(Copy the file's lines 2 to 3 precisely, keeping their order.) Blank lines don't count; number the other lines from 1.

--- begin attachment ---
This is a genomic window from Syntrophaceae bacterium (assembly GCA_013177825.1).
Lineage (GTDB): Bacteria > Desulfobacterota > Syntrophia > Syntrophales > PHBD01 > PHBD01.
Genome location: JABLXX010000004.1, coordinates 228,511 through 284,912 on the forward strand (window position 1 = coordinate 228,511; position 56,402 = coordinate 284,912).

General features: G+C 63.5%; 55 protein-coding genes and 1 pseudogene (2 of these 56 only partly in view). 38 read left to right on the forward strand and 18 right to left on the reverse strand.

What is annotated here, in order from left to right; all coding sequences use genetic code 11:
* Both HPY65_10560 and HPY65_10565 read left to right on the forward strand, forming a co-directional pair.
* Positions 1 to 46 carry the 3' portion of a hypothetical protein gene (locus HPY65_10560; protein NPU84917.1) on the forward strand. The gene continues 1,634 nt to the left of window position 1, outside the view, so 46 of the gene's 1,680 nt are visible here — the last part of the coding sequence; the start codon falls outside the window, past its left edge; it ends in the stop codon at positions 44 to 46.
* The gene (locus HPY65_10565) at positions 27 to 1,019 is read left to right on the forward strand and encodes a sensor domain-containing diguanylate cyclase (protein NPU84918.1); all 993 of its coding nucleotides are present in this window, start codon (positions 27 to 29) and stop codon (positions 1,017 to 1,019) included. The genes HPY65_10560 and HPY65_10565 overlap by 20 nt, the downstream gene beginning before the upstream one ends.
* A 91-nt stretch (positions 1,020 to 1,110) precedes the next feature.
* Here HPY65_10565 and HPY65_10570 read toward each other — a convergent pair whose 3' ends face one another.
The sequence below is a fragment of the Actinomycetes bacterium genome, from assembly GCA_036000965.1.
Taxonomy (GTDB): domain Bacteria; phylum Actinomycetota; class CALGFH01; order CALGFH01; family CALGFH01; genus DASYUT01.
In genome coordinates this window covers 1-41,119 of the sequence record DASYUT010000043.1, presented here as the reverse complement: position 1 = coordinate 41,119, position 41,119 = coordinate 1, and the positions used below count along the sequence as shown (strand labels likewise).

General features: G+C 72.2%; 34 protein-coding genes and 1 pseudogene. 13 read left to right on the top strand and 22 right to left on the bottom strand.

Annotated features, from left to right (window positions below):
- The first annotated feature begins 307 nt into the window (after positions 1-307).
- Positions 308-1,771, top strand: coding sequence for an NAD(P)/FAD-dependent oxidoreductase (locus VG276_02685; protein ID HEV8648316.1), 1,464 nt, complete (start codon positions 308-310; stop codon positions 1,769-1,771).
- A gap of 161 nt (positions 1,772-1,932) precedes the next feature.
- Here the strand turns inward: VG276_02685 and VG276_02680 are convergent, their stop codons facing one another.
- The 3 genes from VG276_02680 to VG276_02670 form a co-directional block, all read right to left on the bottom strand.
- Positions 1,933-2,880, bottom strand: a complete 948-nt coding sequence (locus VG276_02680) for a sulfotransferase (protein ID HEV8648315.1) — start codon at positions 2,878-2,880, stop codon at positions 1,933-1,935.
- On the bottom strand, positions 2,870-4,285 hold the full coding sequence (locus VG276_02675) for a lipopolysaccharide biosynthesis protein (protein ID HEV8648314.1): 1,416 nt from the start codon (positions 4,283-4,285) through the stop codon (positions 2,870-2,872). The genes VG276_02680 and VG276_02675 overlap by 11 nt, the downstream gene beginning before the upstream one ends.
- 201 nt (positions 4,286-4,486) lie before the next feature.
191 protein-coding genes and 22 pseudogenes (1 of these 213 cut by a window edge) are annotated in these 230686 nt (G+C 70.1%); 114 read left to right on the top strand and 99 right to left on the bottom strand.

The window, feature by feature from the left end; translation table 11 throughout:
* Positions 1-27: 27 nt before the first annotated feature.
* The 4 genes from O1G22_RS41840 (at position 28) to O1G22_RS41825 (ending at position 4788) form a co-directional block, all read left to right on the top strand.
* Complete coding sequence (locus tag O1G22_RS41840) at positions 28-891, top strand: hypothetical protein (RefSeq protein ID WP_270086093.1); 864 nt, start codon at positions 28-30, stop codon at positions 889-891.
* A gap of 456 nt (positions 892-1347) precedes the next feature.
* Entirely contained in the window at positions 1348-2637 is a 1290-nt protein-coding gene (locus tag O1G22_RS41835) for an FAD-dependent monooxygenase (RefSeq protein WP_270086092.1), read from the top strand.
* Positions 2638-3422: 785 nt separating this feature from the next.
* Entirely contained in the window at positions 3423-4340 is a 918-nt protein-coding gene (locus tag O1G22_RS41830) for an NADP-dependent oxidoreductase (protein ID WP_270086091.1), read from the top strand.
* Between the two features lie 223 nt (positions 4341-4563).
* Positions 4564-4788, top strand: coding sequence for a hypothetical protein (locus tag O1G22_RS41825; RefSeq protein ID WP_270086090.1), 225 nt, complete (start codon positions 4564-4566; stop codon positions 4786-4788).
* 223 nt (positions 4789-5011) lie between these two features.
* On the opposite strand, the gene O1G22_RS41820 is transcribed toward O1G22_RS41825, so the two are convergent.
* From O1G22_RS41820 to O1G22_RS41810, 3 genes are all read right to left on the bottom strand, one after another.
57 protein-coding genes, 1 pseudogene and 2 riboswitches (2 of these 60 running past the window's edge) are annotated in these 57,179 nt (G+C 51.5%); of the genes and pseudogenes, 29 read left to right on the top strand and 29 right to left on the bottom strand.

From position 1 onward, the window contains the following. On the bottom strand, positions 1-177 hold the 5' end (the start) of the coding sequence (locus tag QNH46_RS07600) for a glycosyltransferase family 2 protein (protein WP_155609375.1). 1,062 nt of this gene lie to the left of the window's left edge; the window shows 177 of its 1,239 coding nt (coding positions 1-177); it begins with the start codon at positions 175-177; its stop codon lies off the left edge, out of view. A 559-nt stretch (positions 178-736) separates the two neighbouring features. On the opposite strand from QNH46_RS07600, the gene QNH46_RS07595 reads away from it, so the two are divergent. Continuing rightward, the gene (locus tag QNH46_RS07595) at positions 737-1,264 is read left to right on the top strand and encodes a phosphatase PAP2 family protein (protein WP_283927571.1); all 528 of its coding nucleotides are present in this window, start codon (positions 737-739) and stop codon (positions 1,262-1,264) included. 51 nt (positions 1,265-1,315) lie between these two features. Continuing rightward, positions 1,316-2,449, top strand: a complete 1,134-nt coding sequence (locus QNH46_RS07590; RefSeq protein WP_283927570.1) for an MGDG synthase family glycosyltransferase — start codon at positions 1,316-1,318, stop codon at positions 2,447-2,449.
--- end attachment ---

Lineage (GTDB): Bacteria > Desulfobacterota > Syntrophia > Syntrophales > PHBD01 > PHBD01.
Genome location: JABLXX010000004.1, coordinates 228,511 through 284,912 on the forward strand (window position 1 = coordinate 228,511; position 56,402 = coordinate 284,912).